|Subject:||RE: [avr-gcc-list] How often does your code not fit?|
|Date:||Sat, 9 Jul 2005 09:57:23 +0800|
My 2 cents…
As embedded developers we’re partly limited by the cost of the hardware and consequently both size and speed of microcontroller, so there is the usual tradeoff to be made when balancing code readability, compiled size, and execution speed. In custom applications the mcu is often selected to fulfill a specific job and it’s very rare to have a case where the code can’t fit as compiled – although I have had to tone down some overly-verbose debugging strings once or twice…
Probably the single biggest optimisation issue is in mixing and matching optimisations within the same application – so that non-critical code is compiled for smallest size, while time critical bit-banging is executed as quickly as possible. The archives contain a lot of cases where people have discussed this in the past.
And I suppose – if we entertain a lot of feature creep – then everyone ends up with space issues eventually.
From the point of view of developing custom equipment – the effect of a compiler producing efficient code is often accounted for very early in the project in the selection of hardware (and maybe compiler and schedule) which is usually a cheaper option than running the project late as the software is re-engineered to fit.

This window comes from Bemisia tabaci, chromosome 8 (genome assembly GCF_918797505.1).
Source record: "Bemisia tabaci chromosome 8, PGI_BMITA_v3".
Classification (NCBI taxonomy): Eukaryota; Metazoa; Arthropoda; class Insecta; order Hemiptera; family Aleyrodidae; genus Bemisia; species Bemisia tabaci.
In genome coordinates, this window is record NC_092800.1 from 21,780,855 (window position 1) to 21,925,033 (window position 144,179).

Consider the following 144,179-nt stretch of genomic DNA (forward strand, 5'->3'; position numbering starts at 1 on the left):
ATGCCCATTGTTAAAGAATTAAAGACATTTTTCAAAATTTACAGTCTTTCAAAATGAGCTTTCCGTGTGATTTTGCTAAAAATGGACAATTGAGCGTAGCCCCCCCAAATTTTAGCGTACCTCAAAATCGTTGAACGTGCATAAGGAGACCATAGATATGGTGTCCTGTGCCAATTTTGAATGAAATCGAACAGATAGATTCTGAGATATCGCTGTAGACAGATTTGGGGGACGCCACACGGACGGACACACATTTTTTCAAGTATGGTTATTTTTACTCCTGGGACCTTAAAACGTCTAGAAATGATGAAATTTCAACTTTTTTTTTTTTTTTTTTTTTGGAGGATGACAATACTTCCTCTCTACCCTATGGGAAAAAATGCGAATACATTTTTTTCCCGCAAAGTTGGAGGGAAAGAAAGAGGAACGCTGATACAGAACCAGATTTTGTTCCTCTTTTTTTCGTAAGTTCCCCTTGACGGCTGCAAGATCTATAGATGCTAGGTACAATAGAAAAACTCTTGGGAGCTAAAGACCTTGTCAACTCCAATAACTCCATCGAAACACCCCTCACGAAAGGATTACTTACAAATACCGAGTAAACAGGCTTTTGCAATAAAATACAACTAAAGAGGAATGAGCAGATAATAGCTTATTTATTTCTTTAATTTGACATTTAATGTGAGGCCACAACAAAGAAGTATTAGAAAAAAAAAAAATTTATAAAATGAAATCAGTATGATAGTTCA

Either way the size does have a cost associated with it – maybe just not in the way I understood you meant.
[mailto:address@hidden On Behalf Of Ben L. Titzer
I am wondering about the space optimizations in avr-gcc. How many of you have had problems fitting your code into the device that you are working on, and what do you normally do? Is it a large enough problem that you have had to hack your source code, or turn on compiler optimizations, or do linker tricks?
I was wondering because I am interested in studying the effect of different optimization passes in avr-gcc on the code size of the program.
Have any of you had this problem, and how many of have had code size issues?
The tools we use have a profound and devious influence on our thinking habits, and therefore on our thinking abilities.
--Edsgar W. Dijkstra
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